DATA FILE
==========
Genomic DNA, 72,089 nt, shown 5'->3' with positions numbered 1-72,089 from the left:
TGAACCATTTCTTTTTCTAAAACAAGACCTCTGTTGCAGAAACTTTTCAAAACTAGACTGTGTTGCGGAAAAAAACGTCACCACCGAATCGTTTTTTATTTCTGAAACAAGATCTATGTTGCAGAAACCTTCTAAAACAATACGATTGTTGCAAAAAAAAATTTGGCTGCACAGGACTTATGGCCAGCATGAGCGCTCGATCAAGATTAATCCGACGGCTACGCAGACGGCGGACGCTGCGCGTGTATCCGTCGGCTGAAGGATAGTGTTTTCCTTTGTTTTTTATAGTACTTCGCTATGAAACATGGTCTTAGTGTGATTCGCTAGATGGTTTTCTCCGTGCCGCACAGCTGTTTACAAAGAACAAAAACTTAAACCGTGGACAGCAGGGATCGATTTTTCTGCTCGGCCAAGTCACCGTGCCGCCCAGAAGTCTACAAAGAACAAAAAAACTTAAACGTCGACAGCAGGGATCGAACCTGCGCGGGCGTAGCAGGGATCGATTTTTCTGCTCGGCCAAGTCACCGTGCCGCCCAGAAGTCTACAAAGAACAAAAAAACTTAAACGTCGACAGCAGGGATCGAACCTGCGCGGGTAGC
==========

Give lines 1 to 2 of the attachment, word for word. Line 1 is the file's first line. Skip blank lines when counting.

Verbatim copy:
Genomic DNA, 72,089 nt, shown 5'->3' with positions numbered 1-72,089 from the left:
TGAACCATTTCTTTTTCTAAAACAAGACCTCTGTTGCAGAAACTTTTCAAAACTAGACTGTGTTGCGGAAAAAAACGTCACCACCGAATCGTTTTTTATTTCTGAAACAAGATCTATGTTGCAGAAACCTTCTAAAACAATACGATTGTTGCAAAAAAAAATTTGGCTGCACAGGACTTATGGCCAGCATGAGCGCTCGATCAAGATTAATCCGACGGCTACGCAGACGGCGGACGCTGCGCGTGTATCCGTCGGCTGAAGGATAGTGTTTTCCTTTGTTTTTTATAGTACTTCGCTATGAAACATGGTCTTAGTGTGATTCGCTAGATGGTTTTCTCCGTGCCGCACAGCTGTTTACAAAGAACAAAAACTTAAACCGTGGACAGCAGGGATCGATTTTTCTGCTCGGCCAAGTCACCGTGCCGCCCAGAAGTCTACAAAGAACAAAAAAACTTAAACGTCGACAGCAGGGATCGAACCTGCGCGGGCGTAGCAGGGATCGATTTTTCTGCTCGGCCAAGTCACCGTGCCGCCCAGAAGTCTACAAAGAACAAAAAAACTTAAACGTCGACAGCAGGGATCGAACCTGCGCGGGTAGC